Occupational Disease

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Occupational Disease

A disease resulting from exposure during employment to conditions or substances that are detrimental to health (such as black lung disease contracted by miners).

An individual suffering from an occupational disease can seek compensation for his or her condition under Workers' Compensation statutes or such federal legislation as the Black Lung Benefits Act of 1972, 30 U.S.C.A. § 901 et seq. Worker's compensation statutes typically require that the worker contract the disease during the course of employment; that the disease be peculiar to the worker's job by virtue of how it is caused and manifested or how job conditions result in a particular hazard, unlike employment in general; and that there be a substantially greater risk of contracting the disease or condition on the job in a different, more serious manner, than in general public experiences.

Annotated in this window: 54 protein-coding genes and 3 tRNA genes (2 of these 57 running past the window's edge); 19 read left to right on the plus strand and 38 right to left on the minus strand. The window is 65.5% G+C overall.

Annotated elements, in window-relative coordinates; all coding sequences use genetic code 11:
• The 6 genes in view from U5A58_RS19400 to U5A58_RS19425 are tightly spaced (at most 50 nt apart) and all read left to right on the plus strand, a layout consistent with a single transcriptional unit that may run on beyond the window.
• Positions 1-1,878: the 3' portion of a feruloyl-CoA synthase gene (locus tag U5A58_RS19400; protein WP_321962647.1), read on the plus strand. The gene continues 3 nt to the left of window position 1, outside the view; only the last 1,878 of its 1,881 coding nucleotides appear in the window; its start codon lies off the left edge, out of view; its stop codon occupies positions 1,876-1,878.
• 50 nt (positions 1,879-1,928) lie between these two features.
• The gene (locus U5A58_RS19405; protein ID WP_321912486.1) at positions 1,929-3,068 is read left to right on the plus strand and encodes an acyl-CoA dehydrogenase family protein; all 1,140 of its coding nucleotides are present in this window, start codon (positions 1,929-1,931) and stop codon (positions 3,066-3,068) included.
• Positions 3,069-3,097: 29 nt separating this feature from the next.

occupational disease

n. an illness resulting from long-term employment in a particular type of work, such as black lung disease among miners, or cancer among asbestos installers. If the chances of being afflicted by such an illness are significantly higher than the average in the population then a former employee may receive benefits from Social Security or workmen's compensation for a work-related disability.

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